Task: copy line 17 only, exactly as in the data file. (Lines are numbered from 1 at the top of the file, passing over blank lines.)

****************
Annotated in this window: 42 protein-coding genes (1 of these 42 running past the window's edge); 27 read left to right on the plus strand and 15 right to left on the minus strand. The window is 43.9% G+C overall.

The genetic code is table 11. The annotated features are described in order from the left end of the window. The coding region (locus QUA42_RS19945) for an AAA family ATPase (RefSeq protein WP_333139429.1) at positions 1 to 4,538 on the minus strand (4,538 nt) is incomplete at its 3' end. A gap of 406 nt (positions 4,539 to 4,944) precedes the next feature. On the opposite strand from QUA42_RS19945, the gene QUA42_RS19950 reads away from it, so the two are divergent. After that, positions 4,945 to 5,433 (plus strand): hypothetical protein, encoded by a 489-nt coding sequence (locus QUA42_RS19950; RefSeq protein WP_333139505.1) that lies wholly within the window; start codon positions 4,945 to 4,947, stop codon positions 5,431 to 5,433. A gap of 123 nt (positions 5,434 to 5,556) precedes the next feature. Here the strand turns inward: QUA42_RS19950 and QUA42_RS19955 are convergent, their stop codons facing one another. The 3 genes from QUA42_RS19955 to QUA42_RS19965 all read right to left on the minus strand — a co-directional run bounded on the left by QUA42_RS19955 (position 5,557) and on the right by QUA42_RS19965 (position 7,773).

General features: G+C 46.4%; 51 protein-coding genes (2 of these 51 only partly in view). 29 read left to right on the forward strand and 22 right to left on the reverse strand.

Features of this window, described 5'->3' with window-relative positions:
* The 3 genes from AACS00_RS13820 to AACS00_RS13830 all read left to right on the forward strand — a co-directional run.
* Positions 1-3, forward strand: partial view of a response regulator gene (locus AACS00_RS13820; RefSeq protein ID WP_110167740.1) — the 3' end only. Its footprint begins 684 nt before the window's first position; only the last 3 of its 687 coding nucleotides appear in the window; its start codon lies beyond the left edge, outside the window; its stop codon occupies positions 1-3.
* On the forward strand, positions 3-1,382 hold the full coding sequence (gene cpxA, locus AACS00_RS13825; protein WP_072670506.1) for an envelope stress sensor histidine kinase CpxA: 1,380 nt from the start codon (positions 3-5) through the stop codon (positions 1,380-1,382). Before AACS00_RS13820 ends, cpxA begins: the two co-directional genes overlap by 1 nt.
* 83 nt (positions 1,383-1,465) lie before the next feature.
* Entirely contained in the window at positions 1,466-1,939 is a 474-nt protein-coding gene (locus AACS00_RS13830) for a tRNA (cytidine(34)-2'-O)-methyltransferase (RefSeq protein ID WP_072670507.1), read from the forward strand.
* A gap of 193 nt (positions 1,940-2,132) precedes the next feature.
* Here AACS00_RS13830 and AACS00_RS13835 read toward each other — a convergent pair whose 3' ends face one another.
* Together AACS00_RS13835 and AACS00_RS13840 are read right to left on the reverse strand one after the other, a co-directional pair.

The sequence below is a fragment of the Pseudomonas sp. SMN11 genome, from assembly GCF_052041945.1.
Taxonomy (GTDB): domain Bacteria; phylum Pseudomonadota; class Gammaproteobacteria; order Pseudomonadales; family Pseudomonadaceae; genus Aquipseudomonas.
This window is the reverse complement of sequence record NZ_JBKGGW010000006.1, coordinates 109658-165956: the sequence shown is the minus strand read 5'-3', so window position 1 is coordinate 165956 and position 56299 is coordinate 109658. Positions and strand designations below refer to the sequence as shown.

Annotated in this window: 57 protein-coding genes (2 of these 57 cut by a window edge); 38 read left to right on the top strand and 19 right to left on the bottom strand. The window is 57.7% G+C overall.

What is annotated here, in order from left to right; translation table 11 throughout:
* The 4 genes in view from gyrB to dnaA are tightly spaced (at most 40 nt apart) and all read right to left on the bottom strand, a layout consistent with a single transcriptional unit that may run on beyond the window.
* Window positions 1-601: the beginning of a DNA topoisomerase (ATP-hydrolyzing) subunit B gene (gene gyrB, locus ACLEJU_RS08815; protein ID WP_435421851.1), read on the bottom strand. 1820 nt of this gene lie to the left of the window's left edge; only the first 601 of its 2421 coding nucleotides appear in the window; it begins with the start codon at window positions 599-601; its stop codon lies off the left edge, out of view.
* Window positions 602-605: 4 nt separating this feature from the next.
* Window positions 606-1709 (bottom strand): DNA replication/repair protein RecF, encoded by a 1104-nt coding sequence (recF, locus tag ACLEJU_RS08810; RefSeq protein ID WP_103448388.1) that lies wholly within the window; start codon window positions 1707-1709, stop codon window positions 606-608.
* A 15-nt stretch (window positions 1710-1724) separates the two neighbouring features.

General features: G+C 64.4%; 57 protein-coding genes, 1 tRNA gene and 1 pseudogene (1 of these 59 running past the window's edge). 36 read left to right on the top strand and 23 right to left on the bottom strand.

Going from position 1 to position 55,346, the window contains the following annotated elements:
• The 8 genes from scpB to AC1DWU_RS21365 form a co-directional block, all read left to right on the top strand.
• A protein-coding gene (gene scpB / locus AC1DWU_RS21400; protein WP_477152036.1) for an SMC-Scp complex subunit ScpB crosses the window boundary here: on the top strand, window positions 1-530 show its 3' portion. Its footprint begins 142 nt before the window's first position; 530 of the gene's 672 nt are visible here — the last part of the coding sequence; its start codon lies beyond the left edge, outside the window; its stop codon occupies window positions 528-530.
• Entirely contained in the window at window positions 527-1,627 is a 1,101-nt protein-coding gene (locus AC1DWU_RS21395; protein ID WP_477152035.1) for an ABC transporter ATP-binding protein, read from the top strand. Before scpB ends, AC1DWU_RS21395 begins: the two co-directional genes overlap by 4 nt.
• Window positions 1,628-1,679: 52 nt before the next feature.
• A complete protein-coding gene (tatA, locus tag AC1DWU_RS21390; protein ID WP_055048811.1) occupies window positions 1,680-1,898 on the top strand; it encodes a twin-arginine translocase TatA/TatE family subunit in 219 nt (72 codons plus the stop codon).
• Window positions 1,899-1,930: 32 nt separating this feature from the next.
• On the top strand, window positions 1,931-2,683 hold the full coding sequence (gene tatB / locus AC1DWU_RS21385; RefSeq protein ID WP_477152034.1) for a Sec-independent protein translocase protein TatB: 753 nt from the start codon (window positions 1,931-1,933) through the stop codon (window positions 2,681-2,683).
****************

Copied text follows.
What is annotated here, in order from left to right; translation table 11 throughout: